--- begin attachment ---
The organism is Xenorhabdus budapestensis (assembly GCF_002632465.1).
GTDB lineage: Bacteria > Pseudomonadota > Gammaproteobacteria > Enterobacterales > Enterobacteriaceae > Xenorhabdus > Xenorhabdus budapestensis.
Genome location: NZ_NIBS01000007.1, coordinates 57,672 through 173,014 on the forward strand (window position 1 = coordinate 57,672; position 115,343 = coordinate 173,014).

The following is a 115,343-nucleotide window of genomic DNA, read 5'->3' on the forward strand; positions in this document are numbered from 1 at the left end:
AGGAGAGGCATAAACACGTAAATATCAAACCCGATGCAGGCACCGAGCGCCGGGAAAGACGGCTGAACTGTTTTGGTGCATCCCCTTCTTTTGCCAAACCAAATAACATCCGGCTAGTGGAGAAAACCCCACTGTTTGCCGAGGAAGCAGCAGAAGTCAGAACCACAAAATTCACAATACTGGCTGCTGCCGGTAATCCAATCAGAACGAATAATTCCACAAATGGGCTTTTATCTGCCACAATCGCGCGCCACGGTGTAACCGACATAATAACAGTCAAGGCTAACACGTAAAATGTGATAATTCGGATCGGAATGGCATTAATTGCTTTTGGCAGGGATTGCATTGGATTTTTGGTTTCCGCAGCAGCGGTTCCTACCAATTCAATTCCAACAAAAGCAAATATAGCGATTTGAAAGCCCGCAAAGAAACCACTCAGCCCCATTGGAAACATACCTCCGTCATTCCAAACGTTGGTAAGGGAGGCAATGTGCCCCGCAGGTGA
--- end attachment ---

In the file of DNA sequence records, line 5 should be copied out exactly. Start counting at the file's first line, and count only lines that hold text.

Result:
AGGAGAGGCATAAACACGTAAATATCAAACCCGATGCAGGCACCGAGCGCCGGGAAAGACGGCTGAACTGTTTTGGTGCATCCCCTTCTTTTGCCAAACCAAATAACATCCGGCTAGTGGAGAAAACCCCACTGTTTGCCGAGGAAGCAGCAGAAGTCAGAACCACAAAATTCACAATACTGGCTGCTGCCGGTAATCCAATCAGAACGAATAATTCCACAAATGGGCTTTTATCTGCCACAATCGCGCGCCACGGTGTAACCGACATAATAACAGTCAAGGCTAACACGTAAAATGTGATAATTCGGATCGGAATGGCATTAATTGCTTTTGGCAGGGATTGCATTGGATTTTTGGTTTCCGCAGCAGCGGTTCCTACCAATTCAATTCCAACAAAAGCAAATATAGCGATTTGAAAGCCCGCAAAGAAACCACTCAGCCCCATTGGAAACATACCTCCGTCATTCCAAACGTTGGTAAGGGAGGCAATGTGCCCCGCAGGTGA